United States: Biological/Biosimilar Nonproprietary Naming Guidance And Proposed Rule For Certain Proposed Nonproprietary Names For Previously-Approved Biological Product Names Published

Last Updated: September 4 2015
Article by Ryan J. Kaat

On August 27, 2015, FDA released a long-awaited draft guidance entitled "Nonproprietary Naming of Biological Products" (the "Draft Guidance"). The Draft Guidance sets forth a naming convention for all biological products – both those previously approved and those to be approved. Generally consistent with FDA's approach in approving Zarxio® (filgrastim-sndz), the first biosimilar approved by FDA, the Draft Guidance adopts a middle-of-the road approach, providing that approved biologic products contain a four letter suffix following the USAN proper name.

Citing concerns of inadvertent switching and a need for improved pharmacovigilance, the Draft Guidance states that "shared nonproprietary names are not appropriate for all biological products." In order to reduce prescribing errors, but still convey the message that biosimilars (and related biological products) are indeed similar to the reference product, the naming convention set forth in the Draft Guidance consists of a "proper name" for each licensed product that will be made up of a "core name" and a suffix. The "core name" is the name adopted by the USAN Council.  Biological products that are related, biosimilar, or interchangeable will have the same "core name" contained in the relevant previously licensed product.  Use of this "core name" "will indicate a relationship among products."  The suffix for each product will consist of four lowercase letters that must be "devoid of meaning."

The Draft Guidance elaborates that the suffix must not be promotional, include any commonly used medical abbreviations, contain any core name designated by USAN, look similar to any currently marketed product, or be too similar to any other product's suffix designation.  As an example, the Draft Guidance suggests that two products sharing the "core name" replicamab may be designated as "replicamab-cznm" and "replicamab-hifx."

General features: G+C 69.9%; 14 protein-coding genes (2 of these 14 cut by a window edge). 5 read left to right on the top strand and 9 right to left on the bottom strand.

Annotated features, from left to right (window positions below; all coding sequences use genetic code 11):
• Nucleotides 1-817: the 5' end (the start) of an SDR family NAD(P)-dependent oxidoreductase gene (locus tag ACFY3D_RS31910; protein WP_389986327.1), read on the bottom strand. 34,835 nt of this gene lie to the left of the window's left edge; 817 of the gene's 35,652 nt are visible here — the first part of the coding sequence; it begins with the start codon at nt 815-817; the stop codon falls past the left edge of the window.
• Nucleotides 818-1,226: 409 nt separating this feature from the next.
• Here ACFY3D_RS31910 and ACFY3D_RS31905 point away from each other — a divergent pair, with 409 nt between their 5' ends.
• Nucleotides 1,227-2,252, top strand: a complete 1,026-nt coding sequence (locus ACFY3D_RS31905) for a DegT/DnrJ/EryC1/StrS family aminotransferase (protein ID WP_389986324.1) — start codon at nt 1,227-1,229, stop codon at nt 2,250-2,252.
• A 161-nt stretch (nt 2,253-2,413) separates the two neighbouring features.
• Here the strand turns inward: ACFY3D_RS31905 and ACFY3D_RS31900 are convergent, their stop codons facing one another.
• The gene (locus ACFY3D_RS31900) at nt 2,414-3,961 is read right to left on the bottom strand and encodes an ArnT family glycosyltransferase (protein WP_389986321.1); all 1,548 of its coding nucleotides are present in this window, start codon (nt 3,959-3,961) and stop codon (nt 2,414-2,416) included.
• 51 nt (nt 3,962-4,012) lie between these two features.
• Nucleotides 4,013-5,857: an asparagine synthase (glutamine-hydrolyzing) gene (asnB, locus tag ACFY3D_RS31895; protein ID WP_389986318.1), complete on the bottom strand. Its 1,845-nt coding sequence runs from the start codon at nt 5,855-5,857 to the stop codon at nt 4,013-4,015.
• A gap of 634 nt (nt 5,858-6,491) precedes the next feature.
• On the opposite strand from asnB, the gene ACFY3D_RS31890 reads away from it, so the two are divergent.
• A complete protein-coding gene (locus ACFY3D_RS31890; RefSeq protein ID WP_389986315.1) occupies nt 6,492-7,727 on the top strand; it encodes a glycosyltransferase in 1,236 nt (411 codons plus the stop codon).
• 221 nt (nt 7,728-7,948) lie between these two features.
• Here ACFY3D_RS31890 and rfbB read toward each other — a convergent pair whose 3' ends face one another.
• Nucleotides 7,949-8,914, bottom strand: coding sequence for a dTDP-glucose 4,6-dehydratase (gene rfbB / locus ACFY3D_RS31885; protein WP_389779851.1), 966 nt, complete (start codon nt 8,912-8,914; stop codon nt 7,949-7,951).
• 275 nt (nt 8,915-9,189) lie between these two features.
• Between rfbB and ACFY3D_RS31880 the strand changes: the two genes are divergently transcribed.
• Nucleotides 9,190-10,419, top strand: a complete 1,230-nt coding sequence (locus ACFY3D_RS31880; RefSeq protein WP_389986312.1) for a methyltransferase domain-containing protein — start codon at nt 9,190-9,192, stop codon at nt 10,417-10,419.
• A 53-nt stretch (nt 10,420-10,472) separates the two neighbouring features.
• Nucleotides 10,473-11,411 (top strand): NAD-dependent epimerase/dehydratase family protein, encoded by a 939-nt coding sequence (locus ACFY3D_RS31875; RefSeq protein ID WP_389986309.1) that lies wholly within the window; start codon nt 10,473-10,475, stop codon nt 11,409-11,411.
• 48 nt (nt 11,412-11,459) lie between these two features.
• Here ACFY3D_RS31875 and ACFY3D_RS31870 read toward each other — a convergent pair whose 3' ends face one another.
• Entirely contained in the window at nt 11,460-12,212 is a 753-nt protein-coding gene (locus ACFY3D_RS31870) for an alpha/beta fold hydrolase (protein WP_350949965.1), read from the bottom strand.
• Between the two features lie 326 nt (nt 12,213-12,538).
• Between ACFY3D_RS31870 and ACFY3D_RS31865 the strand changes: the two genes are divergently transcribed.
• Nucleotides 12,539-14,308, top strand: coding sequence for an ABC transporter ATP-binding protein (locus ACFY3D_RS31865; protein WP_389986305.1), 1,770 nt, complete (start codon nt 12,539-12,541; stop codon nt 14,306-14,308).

Concomitant with the issuance of the Draft Guidance, FDA issued Proposed Rules designating official names and proper names for certain biological products. This proposed rule would redesignate Zarxio's proper name from filgrastim-sndz to filgrastim-bflm, Teva's previously licensed Granix® (tbo-filgrastim) would be redesignated filgrastim-vkzt, and Janssen's Remicade® (infliximab – redesignated infliximab-hjmt), for example. The products in the list provided in the Proposed Rule are all subject to pending biosimilar applications. The preamble to the proposed rule mirrors FDA's statements in the Draft Guidance.

FDA intends to apply the naming convention to interchangeable products.  However, the Draft Guidance solicits comments from stakeholders on whether interchangeable products should have the same prefix as the reference product.  Because, by definition, an interchangeable product produces the same clinical result in any given patient as the reference product and poses no additional risk in switching with the reference product, FDA's concerns regarding immunogenicity and pharmacovigilance are minimized.  Accordingly, the Draft Guidance proposes two alternative options: (i) interchangeable products with suffixes distinct from the reference product; and (ii) interchangeable products with the same suffix as the reference product.  Input from stakeholders is requested.

Going forward, FDA expects that applicants will submit no more than three proposed suffixes during the IND phase or at the time of BLA submission.  The Draft Guidance suggests that the applicant include a supporting analysis of its proposed suffixes based on the factors set forth in the draft guidance.

It should be noted that FDA intends to apply the Draft Guidance for previously approved biologics.  In so doing, the Draft Guidance explains that consumers and health care professionals may inaccurately assume that a biological without a suffix (e.g., "filgrastim") differs in clinically meaningful way from a biosimilar (e.g., "filgrastim-sndz).  FDA is still "considering the most effective regulatory approach to implement [the] naming convention for previously licensed products, including rulemaking, and will issue additional information."  However, current sponsors should begin considering proposed suffixes for their currently licensed products.

FDA's long awaited draft guidance is generally consistent with the approach taken in approving Zarxio® and adopts a middle ground position between innovator and generic interests.  Interested parties have seventy-five days to submit comments on the Draft Guidance.

The content of this article is intended to provide a general guide to the subject matter. Specialist advice should be sought about your specific circumstances.

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